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Closed-Angle Glaucoma: Remedies to Help Your Vision

Published | 4 min read

It’s important to get tested regularly for closed-angle glaucoma, especially if you’re Asian. Getting prompt treatment will prevent blindness.

A woman undergoing a vision test guided by an optometrist using a tonometer.

Glaucoma is a group of eye diseases that can damage the nerve behind your eye (also called the optic nerve) and lead to vision impairment or blindness. There are different types of glaucoma, but none is more dangerous than closed-angle glaucoma, a condition where the pressure inside of your eye becomes too high. The pressure builds as fluid is not flowing out of your eye. If left untreated, it may damage your optic nerve, eventually leading to blindness.

You may be asymptomatic during the early stages, so it’s important to test your eyes regularly, especially if you’re at high risk.

Use this guide to better understand closed-angle glaucoma, and learn ways to maintain optimal eye health.

What are the Causes and Symptoms of Closed-Angle Glaucoma?

Close-up of a man’s face with his left eye covered by a plastic shield after cataract surgery.
Prior eye surgery can make a person more prone to closed-angle glaucoma.

Glaucoma can happen to anyone, but it’s more common among the elderly. Having diabetes mellitus also makes it twice as likely for you to get glaucoma.

If you’re of Asian descent, your risk of closed-angle glaucoma is higher than that of people of other ethnicities. Other risk factors include: 

  • A family history of glaucoma 
  • Farsightedness 
  • Hypertension and hypotension 
  • Long-term use of corticosteroids 
  • Past eye injury or surgery 

Traditional Chinese Medicine (TCM) believes that closed-angle glaucoma stems from internal imbalances and is a by-product of lifestyle habits such as work-related stress, insufficient sleep, an unhealthy diet, and binge drinking and smoking. 

As a result, you may experience symptoms such as cloudy vision, blood-shot and swollen eyes, seeing rainbow-like halos around lights, nausea and vomiting episodes, and sudden and severe pain in one eye. 

These symptoms may come and go at first but will gradually worsen with time.

Treatment Options for Closed-Angle Glaucoma 

A closed-angle glaucoma attack is a medical emergency. Urgent treatment is necessary to prevent blindness within a few days. 

At a healthcare facility, an ophthalmologist may prescribe pills, eye drops, or medicine given intravenously to lower your eye pressure. Under severe circumstances, you’ll need to undergo a surgical procedure called a laser iridotomy.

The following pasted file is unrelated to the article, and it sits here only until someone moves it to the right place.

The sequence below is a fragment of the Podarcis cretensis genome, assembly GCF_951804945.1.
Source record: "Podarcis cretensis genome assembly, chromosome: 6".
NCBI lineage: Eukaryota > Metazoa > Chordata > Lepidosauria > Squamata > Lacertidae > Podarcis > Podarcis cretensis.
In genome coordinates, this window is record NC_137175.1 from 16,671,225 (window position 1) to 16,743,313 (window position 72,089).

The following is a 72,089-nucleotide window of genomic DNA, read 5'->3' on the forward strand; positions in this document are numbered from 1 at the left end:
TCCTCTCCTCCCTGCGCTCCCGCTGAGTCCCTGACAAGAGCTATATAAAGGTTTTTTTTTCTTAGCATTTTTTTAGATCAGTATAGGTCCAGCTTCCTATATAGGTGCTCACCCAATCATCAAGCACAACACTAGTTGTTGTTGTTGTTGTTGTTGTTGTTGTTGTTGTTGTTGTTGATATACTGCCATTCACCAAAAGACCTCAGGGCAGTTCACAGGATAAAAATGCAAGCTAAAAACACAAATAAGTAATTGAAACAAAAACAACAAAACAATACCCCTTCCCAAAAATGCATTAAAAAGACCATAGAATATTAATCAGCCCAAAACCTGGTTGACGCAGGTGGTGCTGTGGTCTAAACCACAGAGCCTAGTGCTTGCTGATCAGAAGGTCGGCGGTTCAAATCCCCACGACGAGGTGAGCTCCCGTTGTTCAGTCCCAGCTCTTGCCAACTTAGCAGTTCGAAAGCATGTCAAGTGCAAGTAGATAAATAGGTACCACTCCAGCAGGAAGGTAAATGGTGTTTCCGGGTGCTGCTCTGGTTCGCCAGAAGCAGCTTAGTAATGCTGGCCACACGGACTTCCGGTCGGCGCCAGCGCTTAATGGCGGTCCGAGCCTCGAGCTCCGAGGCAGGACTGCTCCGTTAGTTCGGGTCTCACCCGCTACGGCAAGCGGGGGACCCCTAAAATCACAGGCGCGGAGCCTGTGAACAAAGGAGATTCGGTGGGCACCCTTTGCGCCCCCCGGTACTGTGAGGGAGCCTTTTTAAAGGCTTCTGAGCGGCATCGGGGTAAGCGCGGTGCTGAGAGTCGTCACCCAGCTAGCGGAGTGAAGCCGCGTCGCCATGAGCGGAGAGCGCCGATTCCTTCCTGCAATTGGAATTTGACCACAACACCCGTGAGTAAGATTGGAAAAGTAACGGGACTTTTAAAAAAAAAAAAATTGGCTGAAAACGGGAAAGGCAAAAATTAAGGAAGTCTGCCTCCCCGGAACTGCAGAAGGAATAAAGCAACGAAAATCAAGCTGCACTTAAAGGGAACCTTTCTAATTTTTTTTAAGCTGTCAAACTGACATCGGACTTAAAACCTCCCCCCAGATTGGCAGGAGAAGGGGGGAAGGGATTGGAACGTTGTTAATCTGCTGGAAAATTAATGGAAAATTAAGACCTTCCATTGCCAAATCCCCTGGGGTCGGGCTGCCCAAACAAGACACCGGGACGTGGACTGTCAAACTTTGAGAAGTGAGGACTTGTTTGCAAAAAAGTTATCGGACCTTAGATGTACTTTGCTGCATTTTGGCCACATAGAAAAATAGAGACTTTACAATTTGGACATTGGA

The procedure creates a hole to drain fluid from the back to the front of the eye. Without this outlet, fluid pressure builds, injures the optic nerve and results in permanent blindness. The unaffected eye must undergo this procedure as a precautionary measure.

TCM offers an alternative approach to glaucoma prevention and management through self-administered acupressure massages and herbal remedies. 

Targeted stimulation of acupressure points

Prevention is better than cure. Real Health Medical’s Senior Physician Brandon Yew advocates self-massaging specific acupressure points on your body to lower your risk of developing this condition. Apply pressure for three to five minutes at a time with your fingertips or a massage stick. 

A few acupoints that you can massage are: 

  • Jing ming (BL1, 睛明) 
  • Yang bai (GB14, 阳白) 
  • Cheng qi (ST1, 承泣) 
  • San yin jiao (SP6, 三阴交)  

Complimentary use of herbal remedies  

Decoctions can support the clinical treatment of closed-angle glaucoma. Combining the two helps eliminate pathogenic factors, restores energy levels within the organs, and improves the circulation of vital substances to your eyes.

Some of the decoctions that Physician Yew often prescribes are: 

  • Bao Yuan Tang (保元汤) 
  • Qi Ju Di Huang Wan (杞菊地黄丸) 
  • Long Dan Xie Gan Tang (龙胆泻肝汤) 
  • Bu Zhong Yi Qi Tang (补中益气汤) 

Take a hard look at clinical and traditional treatment options to help you overcome or prevent closed-angle glaucoma. As always, consult a clinical specialist and a licensed TCM practitioner before starting any new treatment.

Have you battled glaucoma and now see the world in a new light? Share your story with us in the comments section below.

References

  1. National Eye Institute. Types of Glaucoma. [online] [Accessed March 1 2023] 
  2. Mount Sinai. Glaucoma. [online] [Accessed March 1 2023] 
  3. Cleveland Clinic. Glaucoma. [online] [Accessed March 1 2023] 
  4. Primary Eye Care Center. Laser Iridotomy. [online] [Accessed March 1 2023] 

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AnnaApr 13 2023

Very good article, thanks for sharing such information.

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